Three weeks ago we reported (here) on the extraordinary sale of almost all foreign distribution rights to “Annihilation” to Netflix (with theatrical openings in North America and China only), and this week we get a chance to review both the film itself, which is opening, and that decision. We also get to enjoy, in an odd coincidence, a much smaller Chinese gem, “Have a Nice Day.”
Directed by Alex Garland
“Annihilation” is the second film from Alex Garland, who was widely praised for “Ex Machina,” and who had previously written such content as the screenplay for “28 Days Later,” and the novel (later adapted for film) “The Beach.” As such, it was anticipated by many and the distribution development came as both a surprise and an apparent harbinger of doom in terms of the quality of the film itself. Which perhaps help make it an equal surprise to watch.
Natalie Portman plays Lena, a cellular biologist who finds herself caught up in the investigation of a strange alien phenomenon, referred to as the “shimmer,” for its iridescent expanding surface. Previous groups have entered the affected area, over the three years since its appearance, but none have managed to transmit information about the interior or survived such that they could describe it in person. She joins an all-female team that makes a last ditch attempt to invade the shimmer, prior to the point that it becomes too large to conceal and begins to consume populated areas.
One recurring theme in science fiction is the nature of alien life and whether it would look like us, be dissimilar, but relate-able and recognizable, or sufficiently dissimilar to be unfathomable or even unidentifiable. There’s also the ever present element of motive in both storytelling and action, sought by the observer. But that second part is complicated by philosophical question-begging queries like “what’s the meaning of life?” that pre-suppose that life in fact has meaning.
It’s also possible to ponder such questions as whether evolution and environmental success are best measured and observed in species or at a cellular or sub-cellular level. Are we a successful species or are we the embodiment of very successful parts?
“Annihilation” is taking on all of these topics at once. And at times it seems a little messy, a little too interested in prettily mutated flora and fauna, and then sidetracked by creature feature encounters that almost stray into “Sharknado” and, separately, classic horror territory. But at its core, it’s more philosophical, and stays fairly well on-track in that regard, despite the surface layer that risks obfuscating that depth.
Perhaps that’s the film’s biggest problem, that it plays like multiple films and stories in one. That isn’t necessarily a bad thing, and I enjoyed it, but it does complicate matters in a manner that may have swayed early, test audiences. It feels like one of those rare mainstream-aimed films that ends up playing better with critics than with general audiences, maybe with that complex nature challenging comfort zone and favoring introspection over escapism. But it’s intriguing to see it pulled from worldwide theatres before release and then praised by reviewers.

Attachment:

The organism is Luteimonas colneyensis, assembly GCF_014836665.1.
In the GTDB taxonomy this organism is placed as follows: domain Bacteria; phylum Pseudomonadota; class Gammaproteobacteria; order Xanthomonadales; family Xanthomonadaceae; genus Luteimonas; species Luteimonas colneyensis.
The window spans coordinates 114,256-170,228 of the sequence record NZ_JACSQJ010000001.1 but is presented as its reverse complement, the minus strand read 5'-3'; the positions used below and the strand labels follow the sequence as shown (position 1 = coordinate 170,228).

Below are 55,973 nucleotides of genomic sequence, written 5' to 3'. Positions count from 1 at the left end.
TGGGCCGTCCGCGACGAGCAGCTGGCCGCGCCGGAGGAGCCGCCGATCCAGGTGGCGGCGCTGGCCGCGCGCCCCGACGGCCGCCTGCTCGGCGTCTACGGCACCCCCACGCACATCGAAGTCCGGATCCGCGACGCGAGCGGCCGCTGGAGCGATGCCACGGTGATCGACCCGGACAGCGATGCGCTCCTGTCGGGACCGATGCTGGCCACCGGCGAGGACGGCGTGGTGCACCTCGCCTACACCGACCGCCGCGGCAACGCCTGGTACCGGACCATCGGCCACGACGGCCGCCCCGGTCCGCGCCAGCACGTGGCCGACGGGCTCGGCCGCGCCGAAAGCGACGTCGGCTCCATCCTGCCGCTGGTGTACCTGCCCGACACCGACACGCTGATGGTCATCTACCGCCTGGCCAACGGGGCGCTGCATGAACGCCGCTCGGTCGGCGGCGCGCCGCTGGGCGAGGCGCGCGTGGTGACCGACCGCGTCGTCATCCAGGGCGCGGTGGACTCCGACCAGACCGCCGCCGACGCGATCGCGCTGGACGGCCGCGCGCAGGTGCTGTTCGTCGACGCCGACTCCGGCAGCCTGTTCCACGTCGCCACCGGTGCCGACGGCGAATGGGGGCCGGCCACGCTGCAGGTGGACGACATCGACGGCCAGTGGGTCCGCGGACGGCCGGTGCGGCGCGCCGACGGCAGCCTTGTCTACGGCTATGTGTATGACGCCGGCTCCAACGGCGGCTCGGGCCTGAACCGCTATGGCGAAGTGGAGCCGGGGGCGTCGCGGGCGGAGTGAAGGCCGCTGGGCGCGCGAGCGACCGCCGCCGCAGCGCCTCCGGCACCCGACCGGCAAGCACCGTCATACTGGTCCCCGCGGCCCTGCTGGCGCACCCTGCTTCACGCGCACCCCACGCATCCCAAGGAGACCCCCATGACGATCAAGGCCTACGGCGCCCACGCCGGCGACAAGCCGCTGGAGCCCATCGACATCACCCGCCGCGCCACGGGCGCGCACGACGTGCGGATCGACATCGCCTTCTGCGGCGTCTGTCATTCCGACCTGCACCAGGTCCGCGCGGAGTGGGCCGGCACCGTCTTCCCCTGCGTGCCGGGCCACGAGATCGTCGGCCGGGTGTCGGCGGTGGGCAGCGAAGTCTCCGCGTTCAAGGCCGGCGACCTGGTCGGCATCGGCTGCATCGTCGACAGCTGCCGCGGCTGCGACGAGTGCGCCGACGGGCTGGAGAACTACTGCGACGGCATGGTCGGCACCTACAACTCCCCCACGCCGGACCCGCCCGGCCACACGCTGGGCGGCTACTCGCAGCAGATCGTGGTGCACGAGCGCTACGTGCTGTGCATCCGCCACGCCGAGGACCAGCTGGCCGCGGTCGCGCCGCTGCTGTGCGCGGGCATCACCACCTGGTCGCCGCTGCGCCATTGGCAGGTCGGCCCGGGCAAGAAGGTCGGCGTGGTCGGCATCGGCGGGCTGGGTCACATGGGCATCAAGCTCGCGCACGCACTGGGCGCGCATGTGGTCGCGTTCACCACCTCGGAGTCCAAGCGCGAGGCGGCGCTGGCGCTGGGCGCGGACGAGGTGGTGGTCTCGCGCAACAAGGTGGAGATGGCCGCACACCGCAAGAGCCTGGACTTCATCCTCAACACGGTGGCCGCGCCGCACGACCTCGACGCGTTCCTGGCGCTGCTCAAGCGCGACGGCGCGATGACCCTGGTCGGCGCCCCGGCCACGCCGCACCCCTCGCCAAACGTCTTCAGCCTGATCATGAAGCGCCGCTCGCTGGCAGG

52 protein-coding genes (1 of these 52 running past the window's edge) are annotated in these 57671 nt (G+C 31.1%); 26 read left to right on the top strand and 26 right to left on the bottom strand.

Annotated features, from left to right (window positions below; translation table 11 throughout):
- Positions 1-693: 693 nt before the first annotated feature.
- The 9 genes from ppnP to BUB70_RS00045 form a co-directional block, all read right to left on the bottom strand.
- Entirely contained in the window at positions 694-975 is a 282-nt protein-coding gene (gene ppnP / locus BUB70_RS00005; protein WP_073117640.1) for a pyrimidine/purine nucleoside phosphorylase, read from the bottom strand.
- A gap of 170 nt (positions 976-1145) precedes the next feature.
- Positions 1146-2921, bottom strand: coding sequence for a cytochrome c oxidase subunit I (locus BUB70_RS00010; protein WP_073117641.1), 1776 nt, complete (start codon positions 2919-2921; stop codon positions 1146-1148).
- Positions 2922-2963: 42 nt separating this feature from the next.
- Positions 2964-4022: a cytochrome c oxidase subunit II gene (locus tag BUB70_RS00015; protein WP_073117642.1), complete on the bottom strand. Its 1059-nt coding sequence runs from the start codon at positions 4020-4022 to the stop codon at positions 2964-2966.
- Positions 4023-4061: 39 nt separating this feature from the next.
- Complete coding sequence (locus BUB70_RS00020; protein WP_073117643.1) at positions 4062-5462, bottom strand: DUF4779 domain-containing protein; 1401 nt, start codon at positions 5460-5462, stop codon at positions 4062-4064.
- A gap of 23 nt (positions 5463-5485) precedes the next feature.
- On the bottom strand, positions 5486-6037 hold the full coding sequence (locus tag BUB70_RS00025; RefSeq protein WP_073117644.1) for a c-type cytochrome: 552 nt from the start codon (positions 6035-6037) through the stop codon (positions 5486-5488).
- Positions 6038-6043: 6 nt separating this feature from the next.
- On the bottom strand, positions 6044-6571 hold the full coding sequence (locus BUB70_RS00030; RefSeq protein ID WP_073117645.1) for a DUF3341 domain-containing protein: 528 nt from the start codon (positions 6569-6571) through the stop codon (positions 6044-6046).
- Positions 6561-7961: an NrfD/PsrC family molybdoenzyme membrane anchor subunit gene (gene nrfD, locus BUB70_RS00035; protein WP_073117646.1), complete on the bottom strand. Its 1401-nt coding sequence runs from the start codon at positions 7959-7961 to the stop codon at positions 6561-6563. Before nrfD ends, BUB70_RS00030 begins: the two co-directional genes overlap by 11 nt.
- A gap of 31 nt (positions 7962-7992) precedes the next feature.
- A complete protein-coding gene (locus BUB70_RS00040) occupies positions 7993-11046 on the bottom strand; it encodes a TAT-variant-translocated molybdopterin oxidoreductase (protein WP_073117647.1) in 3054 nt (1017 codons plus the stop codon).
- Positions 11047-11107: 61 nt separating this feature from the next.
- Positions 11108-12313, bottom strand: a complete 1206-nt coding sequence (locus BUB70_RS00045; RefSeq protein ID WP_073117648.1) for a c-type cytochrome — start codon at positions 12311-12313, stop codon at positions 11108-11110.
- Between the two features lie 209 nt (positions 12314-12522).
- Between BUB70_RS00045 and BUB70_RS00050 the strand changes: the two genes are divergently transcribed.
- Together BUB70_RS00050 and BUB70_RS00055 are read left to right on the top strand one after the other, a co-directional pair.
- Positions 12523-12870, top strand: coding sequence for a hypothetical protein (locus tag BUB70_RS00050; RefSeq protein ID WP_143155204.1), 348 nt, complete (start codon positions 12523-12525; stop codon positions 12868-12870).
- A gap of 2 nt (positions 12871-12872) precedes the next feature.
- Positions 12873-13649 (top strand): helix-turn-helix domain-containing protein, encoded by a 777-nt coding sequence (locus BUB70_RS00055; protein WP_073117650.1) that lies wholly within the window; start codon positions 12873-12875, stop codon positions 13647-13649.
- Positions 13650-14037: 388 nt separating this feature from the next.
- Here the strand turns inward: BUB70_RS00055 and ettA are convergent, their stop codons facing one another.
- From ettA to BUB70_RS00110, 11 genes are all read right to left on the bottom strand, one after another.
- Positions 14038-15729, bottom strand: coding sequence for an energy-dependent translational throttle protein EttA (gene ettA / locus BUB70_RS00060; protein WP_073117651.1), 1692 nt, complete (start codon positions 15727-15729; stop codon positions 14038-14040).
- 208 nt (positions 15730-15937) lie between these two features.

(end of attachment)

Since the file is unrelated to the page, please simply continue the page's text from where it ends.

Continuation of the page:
It’s also fascinating that it won’t play in markets where it seems as though it might have fared well, or even better. Much of Western Europe is notably less overtly religious than the US and it’s a film that challenges religious beliefs in a manner that seems like it might be better received by those who view the universe in more chaotic and less purposeful terms.
If you enjoy, as I did, this story of mutating cells adapting rapidly to succeed in an unfamiliar environment, then you might also enjoy thinking of the business side of the film in the same terms as the artistic side. The distribution plan met challenges to its success and, almost without missing a beat, adapted rapidly to a changing world of viewing habits and opportunity, still succeeding in being screened and streamed. And it seems likely to happen again, as cell replication begets sell replication.
At risk of getting annihilated among the big name releases and a second powerhouse weekend from “Black Panther” is another noteworthy smaller film playing exclusively at the Tower Theatre. “Have a Nice Day,” a title that does little to convey the content of the film, is a brief, uniquely timely, animated film by Jian Liu that plays as if Quentin Tarantino had a thing for digital tablets rather than film stock. The story revolves around a bag of cash, stolen by a Chinese crime lord’s driver to finance his girlfriend’s plastic surgery in South Korea, and sought by a strangely incestuous parade of opportunists, all of whose paths or bloodlines cross amusingly frequently. The characters are simply drawn against rich backgrounds that capture the urban decay of the seemier side of modern China, with individual scenes that could be captured and framed. And the dialog is equally rich in places, with topical references that include a Donald Trump speech playing in the background, comments about the accumulated wealth of Bill Gates and Mark Zuckerberg, and with one character who answers his friend’s lament about not studying abroad in the U.K. with a dismissive comment about the pointlessness of such a choice since the Brexit vote. A couple of slightly off-beat segments interrupt what is otherwise a pretty tight 77 minute running time, in this dark tale that unexpectedly shines a bright light on the diminishing modern world.